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The 10 least reliable post-manufacturer warranty cars

We've listed the 10 least reliable post-manufacturer warranty cars, sorted by how many claims each model has had. This is based on claims from Warranty Direct from 2014 to 2017 and is correlated from 40,000 policies of four year old vehicles.  

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Range Rover Sport HSE TDV6 (2013 onwards)

Until the launch of the Evoque in 2011, the Sport was Range Rover's big seller, proving popular with city dwellers as well as their gentrified cousins. Unfortunately it's not faring well when it comes to reliability according to Warranty Direct, topping this list.

In fact the Land Rover brand appears a total of four times in our list. The manufacturer also has the second most expensive authorised claims at an average of £1324 per claim, just behind Bentley.

Read our review of the Range Rover Sport

Comments

Jean Bernard    on 31 July 2017

Not a single Frenchcar. My 2006 Renault Megane has just passed 110,000 miles, problem free (so far).

   on 31 July 2017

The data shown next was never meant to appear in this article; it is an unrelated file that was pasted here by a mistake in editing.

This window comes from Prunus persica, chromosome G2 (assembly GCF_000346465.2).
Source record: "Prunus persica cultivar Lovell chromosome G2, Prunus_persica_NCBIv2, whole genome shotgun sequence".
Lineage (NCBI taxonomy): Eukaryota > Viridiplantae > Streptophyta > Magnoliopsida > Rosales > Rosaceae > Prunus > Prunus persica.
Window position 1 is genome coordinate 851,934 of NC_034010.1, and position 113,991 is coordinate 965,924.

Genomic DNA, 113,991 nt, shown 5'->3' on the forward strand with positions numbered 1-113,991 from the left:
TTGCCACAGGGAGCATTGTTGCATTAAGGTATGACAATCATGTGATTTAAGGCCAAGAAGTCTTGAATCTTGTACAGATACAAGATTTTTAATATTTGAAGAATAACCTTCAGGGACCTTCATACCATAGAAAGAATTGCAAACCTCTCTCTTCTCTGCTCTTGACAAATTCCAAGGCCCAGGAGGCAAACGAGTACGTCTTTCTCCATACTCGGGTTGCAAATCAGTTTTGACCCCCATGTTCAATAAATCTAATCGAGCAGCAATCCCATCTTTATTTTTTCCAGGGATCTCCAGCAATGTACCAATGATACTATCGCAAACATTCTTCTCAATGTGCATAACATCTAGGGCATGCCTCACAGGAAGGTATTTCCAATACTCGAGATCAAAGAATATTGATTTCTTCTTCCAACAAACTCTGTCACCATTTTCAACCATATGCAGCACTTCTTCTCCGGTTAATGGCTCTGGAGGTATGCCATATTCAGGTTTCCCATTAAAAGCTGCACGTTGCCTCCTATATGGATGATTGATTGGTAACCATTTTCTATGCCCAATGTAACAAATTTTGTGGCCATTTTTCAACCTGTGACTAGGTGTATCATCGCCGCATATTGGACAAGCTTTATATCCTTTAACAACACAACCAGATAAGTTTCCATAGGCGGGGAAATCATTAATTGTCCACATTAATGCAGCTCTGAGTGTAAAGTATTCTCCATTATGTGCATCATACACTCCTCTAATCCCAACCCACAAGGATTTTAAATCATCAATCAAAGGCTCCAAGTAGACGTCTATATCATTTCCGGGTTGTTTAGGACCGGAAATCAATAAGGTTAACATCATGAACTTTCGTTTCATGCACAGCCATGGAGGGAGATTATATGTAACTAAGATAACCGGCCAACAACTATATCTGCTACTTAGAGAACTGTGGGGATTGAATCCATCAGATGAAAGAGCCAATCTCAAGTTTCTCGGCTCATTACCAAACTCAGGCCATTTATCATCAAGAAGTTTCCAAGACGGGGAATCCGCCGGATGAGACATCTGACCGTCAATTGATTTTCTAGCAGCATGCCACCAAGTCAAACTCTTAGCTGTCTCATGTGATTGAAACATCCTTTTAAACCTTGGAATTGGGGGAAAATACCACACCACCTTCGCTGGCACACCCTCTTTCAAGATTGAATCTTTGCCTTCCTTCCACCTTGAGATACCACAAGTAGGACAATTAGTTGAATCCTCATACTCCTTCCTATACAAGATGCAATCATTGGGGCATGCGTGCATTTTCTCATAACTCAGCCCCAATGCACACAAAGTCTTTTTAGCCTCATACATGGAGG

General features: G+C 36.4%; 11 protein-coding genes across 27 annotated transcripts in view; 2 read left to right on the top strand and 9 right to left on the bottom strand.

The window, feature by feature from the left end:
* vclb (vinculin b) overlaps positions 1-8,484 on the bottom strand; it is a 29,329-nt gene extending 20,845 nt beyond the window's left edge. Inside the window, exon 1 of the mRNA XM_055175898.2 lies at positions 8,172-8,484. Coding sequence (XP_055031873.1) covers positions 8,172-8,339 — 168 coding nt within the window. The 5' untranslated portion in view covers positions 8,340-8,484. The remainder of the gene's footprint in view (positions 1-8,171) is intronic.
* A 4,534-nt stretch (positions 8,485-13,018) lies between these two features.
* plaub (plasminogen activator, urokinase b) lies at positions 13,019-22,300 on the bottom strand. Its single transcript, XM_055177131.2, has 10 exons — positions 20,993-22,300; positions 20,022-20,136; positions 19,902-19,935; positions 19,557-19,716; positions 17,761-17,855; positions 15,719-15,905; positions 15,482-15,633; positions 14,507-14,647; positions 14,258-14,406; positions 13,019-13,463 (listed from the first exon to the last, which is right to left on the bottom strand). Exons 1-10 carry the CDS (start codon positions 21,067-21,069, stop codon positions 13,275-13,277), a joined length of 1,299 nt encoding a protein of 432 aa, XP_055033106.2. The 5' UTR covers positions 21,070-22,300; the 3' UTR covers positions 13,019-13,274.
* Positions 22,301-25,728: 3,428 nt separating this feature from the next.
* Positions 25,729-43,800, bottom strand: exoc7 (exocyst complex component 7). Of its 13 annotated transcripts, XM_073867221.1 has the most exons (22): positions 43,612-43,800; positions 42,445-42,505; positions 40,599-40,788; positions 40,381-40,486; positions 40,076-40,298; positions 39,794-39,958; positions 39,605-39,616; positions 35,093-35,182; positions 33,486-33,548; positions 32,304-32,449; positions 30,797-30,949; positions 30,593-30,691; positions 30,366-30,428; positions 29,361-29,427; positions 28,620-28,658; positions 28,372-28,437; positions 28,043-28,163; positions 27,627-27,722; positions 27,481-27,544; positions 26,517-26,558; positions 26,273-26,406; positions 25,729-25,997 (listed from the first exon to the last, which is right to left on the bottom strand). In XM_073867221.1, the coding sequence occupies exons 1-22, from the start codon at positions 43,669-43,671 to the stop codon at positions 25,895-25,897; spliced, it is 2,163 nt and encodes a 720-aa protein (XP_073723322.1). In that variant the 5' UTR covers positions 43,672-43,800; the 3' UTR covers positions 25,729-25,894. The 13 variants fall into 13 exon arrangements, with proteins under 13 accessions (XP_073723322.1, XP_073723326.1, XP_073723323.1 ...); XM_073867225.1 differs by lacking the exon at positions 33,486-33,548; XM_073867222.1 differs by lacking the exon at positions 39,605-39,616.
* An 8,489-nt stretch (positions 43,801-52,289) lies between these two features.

I thought Vauxhall's now had lifetime warranty so how could any of their cars from 2014 - 2017 appear on the list? Also, i don't think any of the new model Astra would be out of warranty yet?

HJ Editor    on 31 July 2017

That was our error, we used a picture of the current Astra rather than the previous generation. Apologies. As for the Vauxhall 'Lifetime' Warranty, that was dropped by Vauxhall in late 2014.

Hugh Silberrad    on 31 July 2017

And no Fiats or Alfas either!

Phil Norton    on 31 July 2017

None of the XFs mentioned are old enough to be out of manufacturer's warranty yet. Is this a sales pitch for Warranty Direct?

WilliamRead    on 31 July 2017

Yes, the involvement of Warranty Direct as the source of this data is open to doubt; do their customers accurately reflect the number of new cars sold? I think a better judge of reliability etc is the % pass rate for the first, and subsequent, MoT tests for different manufacturers. This has been published, and is very revealing.

Edited by WilliamRead on 31/07/2017 at 14:59

WilliamRead    on 31 July 2017

Unsurprisingly quite a few of the over-hyped Land Rover range are in this list of duds...and also no surprise for Vauxhall. But where are the usual suspects that prop up every reliability chart since the original J D Power survey in the UK many years ago?

HairyJones    on 4 August 2017

JD Power surveys are flawed. It is based on customer responses, which are by their nature biased. People buying say a Skoda tend to under-report problems because they are biased by press opinions compared to those buying say a Vauxhall which has a bad press reputation, and hence owners (largely fleet owners) exagerrate the issues. That is why JD Power call it "dependability" survey, not reliability. There is a fine difference here, but the press ignore it and call it reliability.